Going Up: Real Estate Is on the Rise Again in JapanPublished: November 29, 2006 in Knowledge@Wharton
Nothing symbolizes Japan's bubble economy, or its subsequent long slump, more than real estate. Now, after dropping by as much as 70%, real estate prices are ticking up, signaling a renewed Japanese economy.
A major restructuring of the nation's financial system, along with an injection of foreign capital and the introduction of publicly traded real estate investment trusts, are driving the real estate revival, according to Wharton faculty and real estate analysts working in Tokyo. "The no-growth swamp is over. Not only is real estate coming back, but it's coming back strong," says Wharton real estate professor Susan Wachter.
For the first time in 16 years, land prices rose in Japan's top three markets -- Tokyo, Osaka and Nagoya -- during the 12 months that ended in July. Commercial land prices were up 2.6% while residential property was up O.4%. In addition, new development is visible in Tokyo, rents are on the rise and investors are returning to the market.
Speaking at the fall members' meeting of the Samuel Zell and Robert Lurie Real Estate Center at Wharton, Michael Pralle, CEO of General Electric's $48 billion real estate unit, said Japan is his top pick among current global real estate hot spots, including China, India and Germany.
GE has been in Japan since 1998 and owns $3 billion in real estate assets, including 120 office buildings and 9,000 residential units. Last year, it formed a partnership with Shinsei Bank to increase its holdings. "We like Japan a great deal," said Pralle, noting that GE is drawn to Japan by strong yields, attractive land prices that are still near 25-year lows, tax advantages and improving economic conditions overall.
According to Wachter, because real estate is viewed as a long-term asset, renewed confidence in the industry reflects optimism about the long-term prospects for Japan's economy. "The structure of Japan, Inc. has been substantially reformed and there is no going back at this point."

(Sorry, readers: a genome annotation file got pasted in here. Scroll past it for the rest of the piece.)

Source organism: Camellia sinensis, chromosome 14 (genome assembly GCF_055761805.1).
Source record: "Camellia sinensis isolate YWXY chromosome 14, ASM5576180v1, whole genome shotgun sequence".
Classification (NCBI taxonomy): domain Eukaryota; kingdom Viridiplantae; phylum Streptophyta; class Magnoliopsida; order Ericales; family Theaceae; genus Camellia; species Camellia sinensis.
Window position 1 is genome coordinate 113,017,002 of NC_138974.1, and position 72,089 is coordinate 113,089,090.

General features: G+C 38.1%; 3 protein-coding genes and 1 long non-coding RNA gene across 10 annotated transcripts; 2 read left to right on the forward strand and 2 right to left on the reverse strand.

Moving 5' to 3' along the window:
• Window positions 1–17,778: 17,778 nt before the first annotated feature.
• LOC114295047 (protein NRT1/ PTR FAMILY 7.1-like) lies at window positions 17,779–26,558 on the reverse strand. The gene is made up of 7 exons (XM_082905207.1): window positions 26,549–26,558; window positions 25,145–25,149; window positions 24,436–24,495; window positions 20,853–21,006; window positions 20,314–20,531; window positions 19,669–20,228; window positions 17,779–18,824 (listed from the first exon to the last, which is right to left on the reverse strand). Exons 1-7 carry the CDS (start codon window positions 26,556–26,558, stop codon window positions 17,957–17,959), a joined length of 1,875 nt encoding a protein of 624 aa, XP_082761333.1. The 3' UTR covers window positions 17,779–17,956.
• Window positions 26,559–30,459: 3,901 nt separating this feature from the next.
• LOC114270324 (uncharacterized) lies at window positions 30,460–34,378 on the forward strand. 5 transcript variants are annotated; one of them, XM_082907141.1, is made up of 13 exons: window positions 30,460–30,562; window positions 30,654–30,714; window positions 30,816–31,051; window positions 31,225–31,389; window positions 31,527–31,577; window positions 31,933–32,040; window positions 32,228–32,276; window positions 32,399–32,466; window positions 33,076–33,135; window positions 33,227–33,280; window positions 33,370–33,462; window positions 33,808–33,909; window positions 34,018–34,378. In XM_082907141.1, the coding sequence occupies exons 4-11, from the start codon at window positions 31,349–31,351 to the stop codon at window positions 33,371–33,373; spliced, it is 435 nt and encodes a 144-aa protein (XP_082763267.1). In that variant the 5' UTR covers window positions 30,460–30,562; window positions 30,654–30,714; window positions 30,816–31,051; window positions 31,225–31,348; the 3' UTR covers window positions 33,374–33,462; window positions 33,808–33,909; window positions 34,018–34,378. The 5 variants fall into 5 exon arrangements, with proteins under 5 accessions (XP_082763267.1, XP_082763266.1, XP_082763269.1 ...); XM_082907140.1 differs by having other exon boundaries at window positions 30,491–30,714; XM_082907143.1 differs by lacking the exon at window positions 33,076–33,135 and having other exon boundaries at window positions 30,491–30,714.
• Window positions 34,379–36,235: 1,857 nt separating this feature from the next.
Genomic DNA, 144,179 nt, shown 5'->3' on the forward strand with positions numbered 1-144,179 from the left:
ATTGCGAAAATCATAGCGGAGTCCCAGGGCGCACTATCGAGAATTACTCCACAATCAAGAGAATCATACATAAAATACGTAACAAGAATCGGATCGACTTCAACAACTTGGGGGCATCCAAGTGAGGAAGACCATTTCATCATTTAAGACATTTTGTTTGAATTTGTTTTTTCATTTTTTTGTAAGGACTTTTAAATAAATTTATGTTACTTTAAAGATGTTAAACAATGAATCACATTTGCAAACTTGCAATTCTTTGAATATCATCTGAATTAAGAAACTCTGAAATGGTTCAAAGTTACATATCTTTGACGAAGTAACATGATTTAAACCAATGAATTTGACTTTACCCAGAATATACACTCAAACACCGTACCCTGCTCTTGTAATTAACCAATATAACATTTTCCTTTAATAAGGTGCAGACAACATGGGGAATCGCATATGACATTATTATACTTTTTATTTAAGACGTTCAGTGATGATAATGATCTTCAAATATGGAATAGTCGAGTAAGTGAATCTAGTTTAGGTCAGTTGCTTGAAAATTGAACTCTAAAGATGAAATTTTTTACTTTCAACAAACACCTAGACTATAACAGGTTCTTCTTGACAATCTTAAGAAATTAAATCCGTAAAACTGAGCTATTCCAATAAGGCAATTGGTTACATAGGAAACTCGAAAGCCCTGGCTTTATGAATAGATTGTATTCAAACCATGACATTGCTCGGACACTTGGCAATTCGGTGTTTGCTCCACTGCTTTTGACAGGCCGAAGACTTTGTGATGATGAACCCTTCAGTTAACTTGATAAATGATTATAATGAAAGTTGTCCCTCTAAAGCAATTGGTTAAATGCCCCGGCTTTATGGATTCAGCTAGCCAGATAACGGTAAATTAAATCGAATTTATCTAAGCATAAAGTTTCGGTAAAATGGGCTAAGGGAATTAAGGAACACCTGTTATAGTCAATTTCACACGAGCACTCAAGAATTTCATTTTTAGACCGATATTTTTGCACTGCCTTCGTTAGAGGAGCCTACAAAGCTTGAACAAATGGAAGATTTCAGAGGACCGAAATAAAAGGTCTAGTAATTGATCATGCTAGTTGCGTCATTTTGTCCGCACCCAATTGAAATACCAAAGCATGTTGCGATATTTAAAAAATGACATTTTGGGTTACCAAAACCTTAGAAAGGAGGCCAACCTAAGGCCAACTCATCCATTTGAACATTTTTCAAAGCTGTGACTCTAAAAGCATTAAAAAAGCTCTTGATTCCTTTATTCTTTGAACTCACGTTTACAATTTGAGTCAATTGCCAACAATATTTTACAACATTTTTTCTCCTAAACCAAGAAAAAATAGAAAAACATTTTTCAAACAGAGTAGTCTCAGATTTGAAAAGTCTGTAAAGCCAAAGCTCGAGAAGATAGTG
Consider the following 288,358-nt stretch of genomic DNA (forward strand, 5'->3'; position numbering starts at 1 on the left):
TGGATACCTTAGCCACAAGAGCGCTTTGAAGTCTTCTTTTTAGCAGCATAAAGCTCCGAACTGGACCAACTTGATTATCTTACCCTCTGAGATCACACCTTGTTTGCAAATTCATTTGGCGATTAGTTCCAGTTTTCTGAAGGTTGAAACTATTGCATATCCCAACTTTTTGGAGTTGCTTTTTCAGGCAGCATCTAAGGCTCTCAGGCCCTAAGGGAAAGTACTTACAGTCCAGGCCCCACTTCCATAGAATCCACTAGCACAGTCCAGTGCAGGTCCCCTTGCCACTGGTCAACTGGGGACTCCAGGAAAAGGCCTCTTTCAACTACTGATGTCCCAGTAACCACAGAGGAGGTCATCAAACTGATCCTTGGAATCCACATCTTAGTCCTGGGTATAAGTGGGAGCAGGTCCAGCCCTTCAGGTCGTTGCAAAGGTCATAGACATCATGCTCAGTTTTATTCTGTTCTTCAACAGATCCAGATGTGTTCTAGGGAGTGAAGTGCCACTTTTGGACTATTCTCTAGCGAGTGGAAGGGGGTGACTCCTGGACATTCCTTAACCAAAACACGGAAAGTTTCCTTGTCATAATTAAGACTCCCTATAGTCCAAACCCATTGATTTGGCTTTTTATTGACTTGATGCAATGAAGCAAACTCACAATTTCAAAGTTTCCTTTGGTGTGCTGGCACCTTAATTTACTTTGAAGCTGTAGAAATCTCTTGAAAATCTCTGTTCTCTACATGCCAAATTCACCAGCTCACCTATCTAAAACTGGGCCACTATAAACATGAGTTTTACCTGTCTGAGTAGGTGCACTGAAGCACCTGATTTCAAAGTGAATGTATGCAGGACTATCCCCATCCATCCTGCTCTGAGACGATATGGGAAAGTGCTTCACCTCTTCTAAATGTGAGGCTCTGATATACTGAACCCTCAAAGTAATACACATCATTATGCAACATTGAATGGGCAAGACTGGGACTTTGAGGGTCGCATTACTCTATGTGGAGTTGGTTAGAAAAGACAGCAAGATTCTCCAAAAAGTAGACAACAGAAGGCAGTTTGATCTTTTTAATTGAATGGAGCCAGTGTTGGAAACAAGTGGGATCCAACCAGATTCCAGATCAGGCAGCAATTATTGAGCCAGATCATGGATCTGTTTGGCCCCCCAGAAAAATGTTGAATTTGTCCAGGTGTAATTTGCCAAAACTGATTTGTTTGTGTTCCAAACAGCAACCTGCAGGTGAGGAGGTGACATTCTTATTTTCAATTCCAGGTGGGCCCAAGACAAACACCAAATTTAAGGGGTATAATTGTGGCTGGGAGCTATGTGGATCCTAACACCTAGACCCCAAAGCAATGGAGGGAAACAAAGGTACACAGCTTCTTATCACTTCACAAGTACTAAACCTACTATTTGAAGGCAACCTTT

In addition to banking and other financial reforms, Wachter says a key element of today's interest in real estate is the government's willingness to abandon politically popular, but economically unjustified, public works projects in rural and agricultural areas. As a result, a drain on government spending has been eliminated, and more deserving projects in urban areas will receive more support. "There's no more business as usual," says Wachter. "This is a long-term structural reallocation that will not only affect Tokyo, but also the second-tier and even third-tier cities."
The Rise of REITs
Another driver of the real estate recovery is the same cure that was used for the United States' real estate crash following the savings and loan collapse of the 1980s: real estate investment trusts. Japan enacted new laws creating real estate investment trusts, known as J-REITs, in 2001. Now there are more than 30 J-REITs in operation with assets of $30 billion.
Nomura Real Estate Holdings raised the most money in an initial public offering of any Japanese company this year, trading up as much as 13% during its first day of trading in October. Nomura's debut topped the record set a month earlier by the Nippon Commercial Investment Corp., a real estate investment trust of Pacific Commercial Management.
Andrey Pavlov, a visiting professor of real estate at Wharton, explains that because REITs can be exchanged at any moment, managers are responsive to the market. Better response to market conditions helps prevent disconnects between supply and demand that lead to boom and bust cycles in real estate. "REITs are a great source of capital because they provide fairly-priced financing and there is a lot of discipline due to that immediate and direct connection to shareholders," says Pavlov.